Over the past year, I was searching for a way to find peace and flow amidst the fragmented and utterly surreal nature of the global pandemic. The disconnection from friends and loved ones, the temporal disorientation that came from staying at home, and the consistent flood of fear and anticipation about what would happen next, all led me to develop and refine my creative practice of collage.
It began with the stack of various magazines that were piling up in my bedroom and my living room. Overwhelmed by the volume but eager to engage with the content that documented the gravity and history of the time, I set my sights on creating a scrapbook devoted to my favorite articles, photographs, cartoons, and illustrations. I created a sort of time capsule as I slowly made my way through each issue, cutting out the content that moved me, and finding an anchor as I reviewed the events and stories of a lost year. As my scrapbook began to thicken with tangible layers of glossy paper and glue, the sense of loss started to dissipate. I cut out the pictures, stories, and articles that inspired or interested me the most, but along the way I was enthralled by the little snippets of paper that would fall off my scissors or the content on the reverse sides of my chosen pieces. I would often come across a particularly artful sentence, a corner of an advertisement, or a dense section of an article that may not have initially caught my eye. With every snip, my world became larger, and my inspiration and imagination became broader.
Soothed and steadied by the slide of the scissors and the meditative nature of cutting and pasting, I expanded my practice and began creating small vision boards (or rather, vision vignettes) in my sketchbook. At the end of 2020, I quit my stressful job as a Finance Manager for a production company, and committed myself to a six-month “creative sabbatical” to find the next step in my career. For each page, I focused on a theme – my autonomy, my environment, or my future, for example. With each image, my aspirations for the future began to show up on the page with remarkable clarity and in the most tangible and satisfying way. I was struck by the power of these projects and how effective they were in focusing my mind. I no longer was constantly asking myself “What’s next? How will I make money? What if I never find satisfaction in my career?” Instead, I was comforted by my practice; and more swiftly than I expected, the answers to these questions revealed themselves.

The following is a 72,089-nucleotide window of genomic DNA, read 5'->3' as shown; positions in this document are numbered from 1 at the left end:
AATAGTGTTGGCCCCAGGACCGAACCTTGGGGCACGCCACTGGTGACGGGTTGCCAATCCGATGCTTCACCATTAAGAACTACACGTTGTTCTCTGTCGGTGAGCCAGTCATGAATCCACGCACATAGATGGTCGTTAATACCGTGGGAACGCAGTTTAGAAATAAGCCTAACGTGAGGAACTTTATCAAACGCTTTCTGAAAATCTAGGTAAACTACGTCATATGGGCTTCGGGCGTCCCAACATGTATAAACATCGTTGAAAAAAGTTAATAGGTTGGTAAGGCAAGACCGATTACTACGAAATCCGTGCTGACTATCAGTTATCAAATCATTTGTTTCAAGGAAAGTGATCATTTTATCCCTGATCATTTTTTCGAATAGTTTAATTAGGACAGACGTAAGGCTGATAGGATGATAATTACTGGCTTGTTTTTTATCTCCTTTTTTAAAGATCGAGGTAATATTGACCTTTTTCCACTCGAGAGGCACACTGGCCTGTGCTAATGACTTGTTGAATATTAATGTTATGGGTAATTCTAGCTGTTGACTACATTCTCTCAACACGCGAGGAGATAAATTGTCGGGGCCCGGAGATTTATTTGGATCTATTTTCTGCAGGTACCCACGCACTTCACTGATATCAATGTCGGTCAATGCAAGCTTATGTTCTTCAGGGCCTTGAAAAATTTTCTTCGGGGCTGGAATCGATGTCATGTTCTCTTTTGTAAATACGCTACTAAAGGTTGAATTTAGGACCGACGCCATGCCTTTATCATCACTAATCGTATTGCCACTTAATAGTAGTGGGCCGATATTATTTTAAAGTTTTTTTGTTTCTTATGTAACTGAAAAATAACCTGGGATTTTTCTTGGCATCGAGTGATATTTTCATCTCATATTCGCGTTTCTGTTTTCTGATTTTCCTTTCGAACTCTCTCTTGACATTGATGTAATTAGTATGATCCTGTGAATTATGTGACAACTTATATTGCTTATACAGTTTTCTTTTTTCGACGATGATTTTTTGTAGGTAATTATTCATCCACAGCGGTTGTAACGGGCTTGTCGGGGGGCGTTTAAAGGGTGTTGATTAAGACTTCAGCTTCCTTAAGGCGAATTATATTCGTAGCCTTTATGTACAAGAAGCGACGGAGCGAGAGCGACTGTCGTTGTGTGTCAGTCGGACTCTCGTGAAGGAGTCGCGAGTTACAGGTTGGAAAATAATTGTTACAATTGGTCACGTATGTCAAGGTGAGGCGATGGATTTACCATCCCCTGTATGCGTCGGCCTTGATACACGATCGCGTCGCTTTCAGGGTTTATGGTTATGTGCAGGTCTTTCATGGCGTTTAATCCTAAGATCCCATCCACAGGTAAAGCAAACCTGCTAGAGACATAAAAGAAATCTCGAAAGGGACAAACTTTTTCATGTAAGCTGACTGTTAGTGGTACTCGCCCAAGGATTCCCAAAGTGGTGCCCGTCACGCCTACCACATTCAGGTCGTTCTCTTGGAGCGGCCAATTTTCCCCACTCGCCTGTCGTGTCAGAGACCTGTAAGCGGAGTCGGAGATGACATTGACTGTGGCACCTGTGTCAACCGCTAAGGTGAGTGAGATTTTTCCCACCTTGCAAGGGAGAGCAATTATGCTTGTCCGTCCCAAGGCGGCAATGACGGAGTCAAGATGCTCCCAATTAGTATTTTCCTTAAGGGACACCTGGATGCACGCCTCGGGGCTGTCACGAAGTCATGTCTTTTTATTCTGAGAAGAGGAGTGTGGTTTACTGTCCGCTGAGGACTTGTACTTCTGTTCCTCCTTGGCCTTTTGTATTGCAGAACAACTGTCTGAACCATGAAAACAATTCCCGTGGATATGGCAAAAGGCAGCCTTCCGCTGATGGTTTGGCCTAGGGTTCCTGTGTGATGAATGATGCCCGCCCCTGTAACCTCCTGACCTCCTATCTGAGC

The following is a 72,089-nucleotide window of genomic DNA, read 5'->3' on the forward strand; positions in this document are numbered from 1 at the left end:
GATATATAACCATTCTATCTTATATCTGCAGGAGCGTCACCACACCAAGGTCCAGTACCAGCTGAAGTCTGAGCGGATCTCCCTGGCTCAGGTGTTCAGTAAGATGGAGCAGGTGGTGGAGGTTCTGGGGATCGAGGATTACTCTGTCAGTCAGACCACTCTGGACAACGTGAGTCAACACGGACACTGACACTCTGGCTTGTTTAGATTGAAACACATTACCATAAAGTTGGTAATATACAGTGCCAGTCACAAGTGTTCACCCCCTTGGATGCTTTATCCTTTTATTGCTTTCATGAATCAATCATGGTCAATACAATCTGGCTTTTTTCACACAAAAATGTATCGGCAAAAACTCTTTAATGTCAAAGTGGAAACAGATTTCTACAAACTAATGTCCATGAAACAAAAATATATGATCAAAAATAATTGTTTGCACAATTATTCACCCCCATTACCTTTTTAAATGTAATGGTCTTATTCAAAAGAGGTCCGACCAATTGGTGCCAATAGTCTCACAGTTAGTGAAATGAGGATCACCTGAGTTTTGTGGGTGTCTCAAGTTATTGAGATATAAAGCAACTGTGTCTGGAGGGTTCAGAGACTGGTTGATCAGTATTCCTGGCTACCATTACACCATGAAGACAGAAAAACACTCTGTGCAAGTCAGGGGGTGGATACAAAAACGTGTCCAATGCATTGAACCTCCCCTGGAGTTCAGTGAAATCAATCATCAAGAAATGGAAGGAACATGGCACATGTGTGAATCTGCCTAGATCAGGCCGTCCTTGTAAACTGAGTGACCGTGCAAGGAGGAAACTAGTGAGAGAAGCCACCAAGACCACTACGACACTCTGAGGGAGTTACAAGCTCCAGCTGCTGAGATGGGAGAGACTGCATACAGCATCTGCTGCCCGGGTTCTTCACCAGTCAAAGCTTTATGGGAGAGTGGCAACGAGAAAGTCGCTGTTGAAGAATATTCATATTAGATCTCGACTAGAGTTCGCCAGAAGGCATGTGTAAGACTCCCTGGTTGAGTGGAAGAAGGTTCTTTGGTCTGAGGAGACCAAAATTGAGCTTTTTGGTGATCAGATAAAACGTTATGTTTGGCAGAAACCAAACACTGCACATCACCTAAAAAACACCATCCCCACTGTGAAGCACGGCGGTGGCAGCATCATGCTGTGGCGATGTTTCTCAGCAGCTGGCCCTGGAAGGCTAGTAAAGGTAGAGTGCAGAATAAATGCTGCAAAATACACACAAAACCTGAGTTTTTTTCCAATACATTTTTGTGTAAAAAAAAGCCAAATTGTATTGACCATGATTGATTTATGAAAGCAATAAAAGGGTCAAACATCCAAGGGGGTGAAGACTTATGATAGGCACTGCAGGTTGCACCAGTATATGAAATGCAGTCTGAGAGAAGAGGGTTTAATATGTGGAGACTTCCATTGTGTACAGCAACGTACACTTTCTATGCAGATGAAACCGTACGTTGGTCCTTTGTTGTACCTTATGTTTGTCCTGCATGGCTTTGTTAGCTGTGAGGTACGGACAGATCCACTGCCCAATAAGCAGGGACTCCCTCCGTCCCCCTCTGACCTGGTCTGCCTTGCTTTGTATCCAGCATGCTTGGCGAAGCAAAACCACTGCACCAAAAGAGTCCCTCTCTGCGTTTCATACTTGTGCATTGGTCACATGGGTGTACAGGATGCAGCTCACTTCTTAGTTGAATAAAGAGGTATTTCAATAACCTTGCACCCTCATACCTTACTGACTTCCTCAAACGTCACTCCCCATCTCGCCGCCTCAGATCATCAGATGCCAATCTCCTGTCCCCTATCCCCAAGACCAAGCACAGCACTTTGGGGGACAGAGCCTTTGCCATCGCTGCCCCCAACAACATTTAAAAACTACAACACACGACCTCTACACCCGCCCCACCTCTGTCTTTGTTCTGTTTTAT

Collecting and curating. Cutting, pasting, and assembling pieces of a page into something beautiful. I realized that these actions themselves characterized what I love to do. All my life, I had dabbled in different creative projects, and entertained different interests. I painted, I sewed, I studied literature, I sang, I crunched numbers, I played piano and guitar. I never stuck with one thing for very long, but all of these things created a patchwork of experiences that led me to where I am today. As I reflected on this revelation, I remembered how I often collected seashells and rocks as a kid, laying them all out on a table when I returned home to study their unique characters and colors. I pondered the life of my grandfather, a design nerd and an endearing packrat, whose similar nature was illustrated by his crowded garage and his penchant for stopping on the sidewalk to peel off an interesting sticker from a streetlamp.
Some time ago, several years after entering the working world – it became clear to me that I was not cut out for climbing a corporate ladder or working for someone else. While I was a good employee and a hard worker, I inevitably found myself feeling stuck and dissatisfied in my jobs, time after time. My true desire was to open a small gift shop and create my days in the way I saw fit – gathering objects, creating interesting displays, and engaging with people in a manner that felt authentic and validating. After just a few months of refining my collage practice, I’ve begun to see the analogy between what I’ve been doing with my hands and a pair of scissors, and what I want to do with my life. At the end of the summer, I’ll be realizing my long held dream of opening a gift shop. The next few months will require focus, attention to detail, and an eye for the beautiful and unique, all skills that I luckily have become well practiced in. Collaging, in a way I never expected it to, represents how I want to live my life, and has ultimately led me to my own version of creative destiny.